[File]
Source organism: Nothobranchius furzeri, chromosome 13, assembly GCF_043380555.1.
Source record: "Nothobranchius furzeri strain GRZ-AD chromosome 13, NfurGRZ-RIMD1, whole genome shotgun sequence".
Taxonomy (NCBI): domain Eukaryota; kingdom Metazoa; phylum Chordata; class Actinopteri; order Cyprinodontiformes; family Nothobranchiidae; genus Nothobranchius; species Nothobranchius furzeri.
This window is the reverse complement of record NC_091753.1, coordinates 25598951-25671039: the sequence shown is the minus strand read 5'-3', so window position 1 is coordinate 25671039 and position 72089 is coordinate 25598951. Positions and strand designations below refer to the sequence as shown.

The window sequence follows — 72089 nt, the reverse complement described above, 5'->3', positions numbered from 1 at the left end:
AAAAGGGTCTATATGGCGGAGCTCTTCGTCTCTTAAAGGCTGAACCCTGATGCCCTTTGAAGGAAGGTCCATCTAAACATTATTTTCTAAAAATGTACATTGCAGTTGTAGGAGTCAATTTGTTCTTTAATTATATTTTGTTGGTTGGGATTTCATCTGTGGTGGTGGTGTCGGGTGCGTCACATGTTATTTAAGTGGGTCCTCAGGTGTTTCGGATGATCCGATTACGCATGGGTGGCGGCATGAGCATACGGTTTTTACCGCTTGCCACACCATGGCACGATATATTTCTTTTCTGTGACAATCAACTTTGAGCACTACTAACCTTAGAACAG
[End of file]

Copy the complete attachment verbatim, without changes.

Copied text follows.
Source organism: Nothobranchius furzeri, chromosome 13, assembly GCF_043380555.1.
Source record: "Nothobranchius furzeri strain GRZ-AD chromosome 13, NfurGRZ-RIMD1, whole genome shotgun sequence".
Taxonomy (NCBI): domain Eukaryota; kingdom Metazoa; phylum Chordata; class Actinopteri; order Cyprinodontiformes; family Nothobranchiidae; genus Nothobranchius; species Nothobranchius furzeri.
This window is the reverse complement of record NC_091753.1, coordinates 25598951-25671039: the sequence shown is the minus strand read 5'-3', so window position 1 is coordinate 25671039 and position 72089 is coordinate 25598951. Positions and strand designations below refer to the sequence as shown.

The window sequence follows — 72089 nt, the reverse complement described above, 5'->3', positions numbered from 1 at the left end:
AAAAGGGTCTATATGGCGGAGCTCTTCGTCTCTTAAAGGCTGAACCCTGATGCCCTTTGAAGGAAGGTCCATCTAAACATTATTTTCTAAAAATGTACATTGCAGTTGTAGGAGTCAATTTGTTCTTTAATTATATTTTGTTGGTTGGGATTTCATCTGTGGTGGTGGTGTCGGGTGCGTCACATGTTATTTAAGTGGGTCCTCAGGTGTTTCGGATGATCCGATTACGCATGGGTGGCGGCATGAGCATACGGTTTTTACCGCTTGCCACACCATGGCACGATATATTTCTTTTCTGTGACAATCAACTTTGAGCACTACTAACCTTAGAACAG